No one wants to hear the schools to which they have entrusted their children are not doing a good job. But if a fair evaluation determines that is so, downplaying the situation does no one any favors.
Ohio officials are considering a new system of evaluating schools, involving assigning them letter grades much like students receive. Critics say grades under the new plan would be significantly lower than those handed out now.
Columbus school Superintendent Gene Harris complained last week her system's grade, now a "C," would drop to a "D" if the proposal is implemented. She added she does not believe the state proposal would provide an accurate assessment of school quality, in large measure because it would not take student progress into account.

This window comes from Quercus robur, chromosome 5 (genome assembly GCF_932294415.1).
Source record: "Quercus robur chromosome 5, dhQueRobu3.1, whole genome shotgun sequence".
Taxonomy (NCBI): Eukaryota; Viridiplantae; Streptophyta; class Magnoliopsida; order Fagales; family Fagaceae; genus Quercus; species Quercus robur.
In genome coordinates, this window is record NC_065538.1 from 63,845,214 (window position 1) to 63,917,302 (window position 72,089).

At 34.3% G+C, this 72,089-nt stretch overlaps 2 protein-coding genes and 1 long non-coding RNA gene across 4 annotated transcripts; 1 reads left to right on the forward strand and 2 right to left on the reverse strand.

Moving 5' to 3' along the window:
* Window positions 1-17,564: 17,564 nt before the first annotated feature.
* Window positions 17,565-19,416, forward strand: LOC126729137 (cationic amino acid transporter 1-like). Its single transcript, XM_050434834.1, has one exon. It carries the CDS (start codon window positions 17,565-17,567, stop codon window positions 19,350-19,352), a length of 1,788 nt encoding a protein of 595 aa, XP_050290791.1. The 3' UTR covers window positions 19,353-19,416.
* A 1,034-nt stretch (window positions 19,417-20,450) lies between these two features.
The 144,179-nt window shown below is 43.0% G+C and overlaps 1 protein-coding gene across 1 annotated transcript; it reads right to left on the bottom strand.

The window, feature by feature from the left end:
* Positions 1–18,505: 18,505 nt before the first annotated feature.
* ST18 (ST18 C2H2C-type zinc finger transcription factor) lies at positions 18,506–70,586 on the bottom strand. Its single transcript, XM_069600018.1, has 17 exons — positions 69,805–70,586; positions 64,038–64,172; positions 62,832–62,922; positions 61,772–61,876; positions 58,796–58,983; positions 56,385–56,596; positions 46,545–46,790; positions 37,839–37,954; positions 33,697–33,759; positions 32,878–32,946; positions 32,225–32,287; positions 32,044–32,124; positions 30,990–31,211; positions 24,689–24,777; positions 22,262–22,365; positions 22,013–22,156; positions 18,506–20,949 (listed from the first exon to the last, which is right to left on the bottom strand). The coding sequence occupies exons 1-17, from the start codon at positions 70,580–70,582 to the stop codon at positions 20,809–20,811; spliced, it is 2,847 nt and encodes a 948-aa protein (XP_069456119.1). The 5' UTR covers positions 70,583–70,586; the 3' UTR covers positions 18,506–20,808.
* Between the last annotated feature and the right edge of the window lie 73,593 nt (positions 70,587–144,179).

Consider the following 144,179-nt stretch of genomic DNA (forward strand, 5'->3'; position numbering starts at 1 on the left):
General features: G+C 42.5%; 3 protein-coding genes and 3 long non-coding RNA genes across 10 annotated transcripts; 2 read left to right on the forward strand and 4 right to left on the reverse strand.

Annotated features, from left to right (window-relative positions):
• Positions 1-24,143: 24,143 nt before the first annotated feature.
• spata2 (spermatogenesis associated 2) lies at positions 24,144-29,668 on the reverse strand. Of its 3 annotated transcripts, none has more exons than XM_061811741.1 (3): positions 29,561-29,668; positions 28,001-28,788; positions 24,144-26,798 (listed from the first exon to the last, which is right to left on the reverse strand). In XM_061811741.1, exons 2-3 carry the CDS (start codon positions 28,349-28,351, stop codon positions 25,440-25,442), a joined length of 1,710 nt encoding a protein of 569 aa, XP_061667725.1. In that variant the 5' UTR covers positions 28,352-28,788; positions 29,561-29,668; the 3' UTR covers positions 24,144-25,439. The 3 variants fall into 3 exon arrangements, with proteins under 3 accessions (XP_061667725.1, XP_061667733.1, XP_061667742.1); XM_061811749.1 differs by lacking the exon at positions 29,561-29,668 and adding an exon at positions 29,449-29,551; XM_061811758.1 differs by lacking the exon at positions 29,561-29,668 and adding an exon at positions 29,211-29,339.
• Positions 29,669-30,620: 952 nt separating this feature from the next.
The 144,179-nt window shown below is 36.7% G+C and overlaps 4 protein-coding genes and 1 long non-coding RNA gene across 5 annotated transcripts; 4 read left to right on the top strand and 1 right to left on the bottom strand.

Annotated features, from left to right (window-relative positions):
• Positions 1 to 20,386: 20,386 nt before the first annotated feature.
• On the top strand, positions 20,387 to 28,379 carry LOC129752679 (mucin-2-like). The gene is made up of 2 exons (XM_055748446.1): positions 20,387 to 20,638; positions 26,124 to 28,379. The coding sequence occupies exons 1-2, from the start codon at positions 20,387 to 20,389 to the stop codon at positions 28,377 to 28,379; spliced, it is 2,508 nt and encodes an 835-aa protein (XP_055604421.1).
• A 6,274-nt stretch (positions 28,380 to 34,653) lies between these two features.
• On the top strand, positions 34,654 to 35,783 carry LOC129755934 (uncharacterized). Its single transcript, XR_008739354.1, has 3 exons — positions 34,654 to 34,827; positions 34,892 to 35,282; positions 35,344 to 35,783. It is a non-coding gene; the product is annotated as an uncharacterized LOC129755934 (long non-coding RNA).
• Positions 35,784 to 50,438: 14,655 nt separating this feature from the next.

Some legislators are sympathetic to complaints about the proposal because public school teachers and administrators would have little time to adjust to it. If implemented, it would go into effect in September.
Proponents of the plan think it is needed to improve some schools that are failing their students. If members of the public see their local schools receiving low letter grades - the kind they understand because of their experience and that of their children in the classroom - they are more likely to demand improvement.
Patricia Levesque, executive director of the Foundation for Excellence in Education, put it succinctly in testimony to legislators: "No one wants their school to have an 'F'."
Still, the grading system needs to be accurate, taking all factors including student improvement, into account. And schools should have adequate time to prepare for it.
If some tinkering with the state's proposed grading criteria is needed, legislators should mandate that be done. But they should not alter the plan to the point it paints an unrealistically good picture of any school in Ohio.